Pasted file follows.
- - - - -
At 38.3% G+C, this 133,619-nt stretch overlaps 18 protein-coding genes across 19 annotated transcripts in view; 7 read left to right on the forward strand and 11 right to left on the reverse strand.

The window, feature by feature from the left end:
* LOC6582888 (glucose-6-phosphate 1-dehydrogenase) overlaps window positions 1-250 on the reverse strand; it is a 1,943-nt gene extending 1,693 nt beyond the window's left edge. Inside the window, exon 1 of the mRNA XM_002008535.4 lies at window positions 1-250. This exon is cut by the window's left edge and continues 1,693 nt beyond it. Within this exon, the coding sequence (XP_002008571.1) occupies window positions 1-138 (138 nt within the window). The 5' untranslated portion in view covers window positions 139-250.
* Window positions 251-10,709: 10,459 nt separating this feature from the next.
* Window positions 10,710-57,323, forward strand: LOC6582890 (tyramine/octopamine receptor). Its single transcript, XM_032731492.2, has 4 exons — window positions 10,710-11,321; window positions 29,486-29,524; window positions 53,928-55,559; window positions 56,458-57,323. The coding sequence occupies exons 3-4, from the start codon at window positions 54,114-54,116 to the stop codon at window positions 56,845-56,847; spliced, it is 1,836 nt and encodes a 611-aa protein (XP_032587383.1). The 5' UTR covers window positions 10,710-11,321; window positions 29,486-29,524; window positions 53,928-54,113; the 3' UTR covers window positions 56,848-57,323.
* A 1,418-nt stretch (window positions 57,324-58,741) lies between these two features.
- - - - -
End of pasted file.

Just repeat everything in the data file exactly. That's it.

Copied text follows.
At 38.3% G+C, this 133,619-nt stretch overlaps 18 protein-coding genes across 19 annotated transcripts in view; 7 read left to right on the forward strand and 11 right to left on the reverse strand.

The window, feature by feature from the left end:
* LOC6582888 (glucose-6-phosphate 1-dehydrogenase) overlaps window positions 1-250 on the reverse strand; it is a 1,943-nt gene extending 1,693 nt beyond the window's left edge. Inside the window, exon 1 of the mRNA XM_002008535.4 lies at window positions 1-250. This exon is cut by the window's left edge and continues 1,693 nt beyond it. Within this exon, the coding sequence (XP_002008571.1) occupies window positions 1-138 (138 nt within the window). The 5' untranslated portion in view covers window positions 139-250.
* Window positions 251-10,709: 10,459 nt separating this feature from the next.
* Window positions 10,710-57,323, forward strand: LOC6582890 (tyramine/octopamine receptor). Its single transcript, XM_032731492.2, has 4 exons — window positions 10,710-11,321; window positions 29,486-29,524; window positions 53,928-55,559; window positions 56,458-57,323. The coding sequence occupies exons 3-4, from the start codon at window positions 54,114-54,116 to the stop codon at window positions 56,845-56,847; spliced, it is 1,836 nt and encodes a 611-aa protein (XP_032587383.1). The 5' UTR covers window positions 10,710-11,321; window positions 29,486-29,524; window positions 53,928-54,113; the 3' UTR covers window positions 56,848-57,323.
* A 1,418-nt stretch (window positions 57,324-58,741) lies between these two features.